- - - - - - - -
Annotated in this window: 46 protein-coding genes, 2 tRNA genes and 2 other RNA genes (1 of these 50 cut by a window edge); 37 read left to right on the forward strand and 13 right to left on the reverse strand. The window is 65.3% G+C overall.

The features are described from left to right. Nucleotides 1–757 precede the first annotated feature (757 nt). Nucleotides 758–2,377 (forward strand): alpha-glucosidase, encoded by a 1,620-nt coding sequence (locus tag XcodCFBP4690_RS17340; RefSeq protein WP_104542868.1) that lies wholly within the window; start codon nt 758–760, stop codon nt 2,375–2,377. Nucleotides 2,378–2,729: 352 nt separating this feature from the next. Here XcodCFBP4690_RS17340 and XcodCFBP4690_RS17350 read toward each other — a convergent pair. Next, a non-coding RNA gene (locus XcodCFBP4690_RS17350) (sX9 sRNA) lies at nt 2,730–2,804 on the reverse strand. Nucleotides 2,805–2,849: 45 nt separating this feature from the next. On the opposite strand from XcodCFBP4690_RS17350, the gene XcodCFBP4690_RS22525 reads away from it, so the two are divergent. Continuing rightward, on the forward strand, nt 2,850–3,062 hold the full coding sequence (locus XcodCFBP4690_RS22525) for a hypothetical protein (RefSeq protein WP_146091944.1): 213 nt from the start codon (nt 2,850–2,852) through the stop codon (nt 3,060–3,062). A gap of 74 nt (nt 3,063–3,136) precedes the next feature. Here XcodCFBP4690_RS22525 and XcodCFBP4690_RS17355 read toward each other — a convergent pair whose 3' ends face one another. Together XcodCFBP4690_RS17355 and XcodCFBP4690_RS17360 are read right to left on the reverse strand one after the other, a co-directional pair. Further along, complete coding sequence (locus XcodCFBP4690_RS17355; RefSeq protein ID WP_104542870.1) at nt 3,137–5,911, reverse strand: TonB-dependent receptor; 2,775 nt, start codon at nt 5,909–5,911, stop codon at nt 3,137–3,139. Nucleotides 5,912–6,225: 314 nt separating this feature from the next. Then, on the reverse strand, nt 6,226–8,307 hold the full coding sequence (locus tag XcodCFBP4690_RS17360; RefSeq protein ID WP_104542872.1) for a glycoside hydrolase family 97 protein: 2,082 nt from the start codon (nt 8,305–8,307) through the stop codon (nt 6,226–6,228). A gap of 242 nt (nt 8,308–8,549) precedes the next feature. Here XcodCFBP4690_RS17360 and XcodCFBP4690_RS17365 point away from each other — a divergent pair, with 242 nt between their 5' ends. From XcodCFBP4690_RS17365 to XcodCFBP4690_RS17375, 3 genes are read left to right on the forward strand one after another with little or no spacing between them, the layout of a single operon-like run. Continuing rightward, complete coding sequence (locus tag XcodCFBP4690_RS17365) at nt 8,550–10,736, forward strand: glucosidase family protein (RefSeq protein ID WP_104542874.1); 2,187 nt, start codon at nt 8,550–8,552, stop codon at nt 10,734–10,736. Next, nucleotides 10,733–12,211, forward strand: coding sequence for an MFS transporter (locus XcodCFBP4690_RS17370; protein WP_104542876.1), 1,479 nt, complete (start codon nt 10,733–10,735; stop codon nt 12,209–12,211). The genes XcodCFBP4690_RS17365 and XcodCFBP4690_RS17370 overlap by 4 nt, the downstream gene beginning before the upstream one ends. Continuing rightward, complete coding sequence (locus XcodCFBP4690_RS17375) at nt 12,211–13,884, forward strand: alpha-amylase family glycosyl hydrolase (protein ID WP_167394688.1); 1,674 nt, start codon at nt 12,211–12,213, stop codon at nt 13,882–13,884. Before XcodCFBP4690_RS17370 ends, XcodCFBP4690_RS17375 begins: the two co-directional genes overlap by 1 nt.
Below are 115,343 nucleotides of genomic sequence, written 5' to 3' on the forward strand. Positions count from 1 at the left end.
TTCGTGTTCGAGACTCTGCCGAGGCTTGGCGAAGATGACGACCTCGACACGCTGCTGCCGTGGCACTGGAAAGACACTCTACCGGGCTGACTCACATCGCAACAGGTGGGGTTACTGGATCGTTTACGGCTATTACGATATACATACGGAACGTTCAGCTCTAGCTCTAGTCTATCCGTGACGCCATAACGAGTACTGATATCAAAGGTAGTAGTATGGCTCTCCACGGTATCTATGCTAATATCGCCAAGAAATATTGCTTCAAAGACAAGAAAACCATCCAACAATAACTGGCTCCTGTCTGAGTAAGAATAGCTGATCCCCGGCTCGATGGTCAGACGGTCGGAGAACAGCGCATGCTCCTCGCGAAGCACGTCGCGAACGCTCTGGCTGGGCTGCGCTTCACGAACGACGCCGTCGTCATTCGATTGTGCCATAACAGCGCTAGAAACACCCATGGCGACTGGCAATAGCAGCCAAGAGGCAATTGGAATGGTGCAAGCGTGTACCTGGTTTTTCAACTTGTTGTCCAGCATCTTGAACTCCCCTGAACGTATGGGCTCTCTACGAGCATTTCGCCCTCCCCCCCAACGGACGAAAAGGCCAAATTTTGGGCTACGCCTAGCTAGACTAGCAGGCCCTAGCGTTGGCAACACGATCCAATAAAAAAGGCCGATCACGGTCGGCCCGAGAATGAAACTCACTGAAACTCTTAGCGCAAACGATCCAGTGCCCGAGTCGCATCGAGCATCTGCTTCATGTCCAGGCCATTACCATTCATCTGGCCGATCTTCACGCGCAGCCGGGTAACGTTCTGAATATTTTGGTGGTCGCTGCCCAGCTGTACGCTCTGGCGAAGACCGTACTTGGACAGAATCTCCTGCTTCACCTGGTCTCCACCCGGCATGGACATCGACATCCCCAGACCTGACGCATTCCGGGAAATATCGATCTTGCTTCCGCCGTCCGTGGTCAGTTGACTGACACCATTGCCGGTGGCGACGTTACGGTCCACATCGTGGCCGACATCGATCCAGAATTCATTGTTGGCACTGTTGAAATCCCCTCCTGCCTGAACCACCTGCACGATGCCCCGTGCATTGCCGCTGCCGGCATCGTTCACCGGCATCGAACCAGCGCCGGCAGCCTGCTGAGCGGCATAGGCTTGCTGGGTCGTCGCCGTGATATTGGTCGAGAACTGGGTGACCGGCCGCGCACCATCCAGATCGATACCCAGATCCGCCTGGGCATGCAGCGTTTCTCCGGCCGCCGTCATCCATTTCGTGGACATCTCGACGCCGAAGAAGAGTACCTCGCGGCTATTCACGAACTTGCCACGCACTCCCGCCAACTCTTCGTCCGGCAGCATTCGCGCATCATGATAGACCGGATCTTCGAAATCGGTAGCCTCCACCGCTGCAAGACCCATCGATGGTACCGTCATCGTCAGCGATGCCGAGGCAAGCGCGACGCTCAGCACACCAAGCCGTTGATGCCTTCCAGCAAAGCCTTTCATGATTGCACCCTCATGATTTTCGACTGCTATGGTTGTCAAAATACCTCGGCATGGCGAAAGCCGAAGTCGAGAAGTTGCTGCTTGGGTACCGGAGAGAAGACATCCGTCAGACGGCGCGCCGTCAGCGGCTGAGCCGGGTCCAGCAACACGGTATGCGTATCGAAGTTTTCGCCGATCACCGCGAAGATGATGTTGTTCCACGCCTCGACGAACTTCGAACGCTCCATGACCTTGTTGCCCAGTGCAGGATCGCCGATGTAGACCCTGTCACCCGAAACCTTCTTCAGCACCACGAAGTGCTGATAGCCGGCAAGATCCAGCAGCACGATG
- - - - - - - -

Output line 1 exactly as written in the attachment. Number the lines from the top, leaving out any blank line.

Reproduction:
Annotated in this window: 46 protein-coding genes, 2 tRNA genes and 2 other RNA genes (1 of these 50 cut by a window edge); 37 read left to right on the forward strand and 13 right to left on the reverse strand. The window is 65.3% G+C overall.